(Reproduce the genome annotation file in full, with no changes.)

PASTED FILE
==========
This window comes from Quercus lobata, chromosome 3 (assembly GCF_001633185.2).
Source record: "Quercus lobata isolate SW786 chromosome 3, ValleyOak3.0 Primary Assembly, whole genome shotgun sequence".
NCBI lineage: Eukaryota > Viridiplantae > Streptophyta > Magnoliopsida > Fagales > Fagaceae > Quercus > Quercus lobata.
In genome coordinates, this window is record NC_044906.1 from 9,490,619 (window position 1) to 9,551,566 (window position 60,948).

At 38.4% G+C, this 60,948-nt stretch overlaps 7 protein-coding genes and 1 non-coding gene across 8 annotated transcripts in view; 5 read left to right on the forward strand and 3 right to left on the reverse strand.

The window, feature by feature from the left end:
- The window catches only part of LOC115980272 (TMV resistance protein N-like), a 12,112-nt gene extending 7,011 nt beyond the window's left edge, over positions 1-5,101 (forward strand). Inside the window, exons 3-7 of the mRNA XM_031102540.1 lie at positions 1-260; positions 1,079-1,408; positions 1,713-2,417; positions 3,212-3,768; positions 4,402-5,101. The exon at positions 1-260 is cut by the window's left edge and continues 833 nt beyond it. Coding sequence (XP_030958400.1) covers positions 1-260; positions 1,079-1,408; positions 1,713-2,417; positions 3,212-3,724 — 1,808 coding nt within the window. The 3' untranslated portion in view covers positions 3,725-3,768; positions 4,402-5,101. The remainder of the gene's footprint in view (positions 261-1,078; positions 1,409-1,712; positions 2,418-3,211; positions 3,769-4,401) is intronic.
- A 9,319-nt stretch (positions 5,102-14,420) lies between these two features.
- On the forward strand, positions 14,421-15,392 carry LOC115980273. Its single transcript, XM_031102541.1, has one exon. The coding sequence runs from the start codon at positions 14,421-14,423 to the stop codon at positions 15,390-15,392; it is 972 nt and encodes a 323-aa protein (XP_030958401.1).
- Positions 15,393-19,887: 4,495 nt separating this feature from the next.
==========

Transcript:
This window comes from Quercus lobata, chromosome 3 (assembly GCF_001633185.2).
Source record: "Quercus lobata isolate SW786 chromosome 3, ValleyOak3.0 Primary Assembly, whole genome shotgun sequence".
NCBI lineage: Eukaryota > Viridiplantae > Streptophyta > Magnoliopsida > Fagales > Fagaceae > Quercus > Quercus lobata.
In genome coordinates, this window is record NC_044906.1 from 9,490,619 (window position 1) to 9,551,566 (window position 60,948).

At 38.4% G+C, this 60,948-nt stretch overlaps 7 protein-coding genes and 1 non-coding gene across 8 annotated transcripts in view; 5 read left to right on the forward strand and 3 right to left on the reverse strand.

The window, feature by feature from the left end:
- The window catches only part of LOC115980272 (TMV resistance protein N-like), a 12,112-nt gene extending 7,011 nt beyond the window's left edge, over positions 1-5,101 (forward strand). Inside the window, exons 3-7 of the mRNA XM_031102540.1 lie at positions 1-260; positions 1,079-1,408; positions 1,713-2,417; positions 3,212-3,768; positions 4,402-5,101. The exon at positions 1-260 is cut by the window's left edge and continues 833 nt beyond it. Coding sequence (XP_030958400.1) covers positions 1-260; positions 1,079-1,408; positions 1,713-2,417; positions 3,212-3,724 — 1,808 coding nt within the window. The 3' untranslated portion in view covers positions 3,725-3,768; positions 4,402-5,101. The remainder of the gene's footprint in view (positions 261-1,078; positions 1,409-1,712; positions 2,418-3,211; positions 3,769-4,401) is intronic.
- A 9,319-nt stretch (positions 5,102-14,420) lies between these two features.
- On the forward strand, positions 14,421-15,392 carry LOC115980273. Its single transcript, XM_031102541.1, has one exon. The coding sequence runs from the start codon at positions 14,421-14,423 to the stop codon at positions 15,390-15,392; it is 972 nt and encodes a 323-aa protein (XP_030958401.1).
- Positions 15,393-19,887: 4,495 nt separating this feature from the next.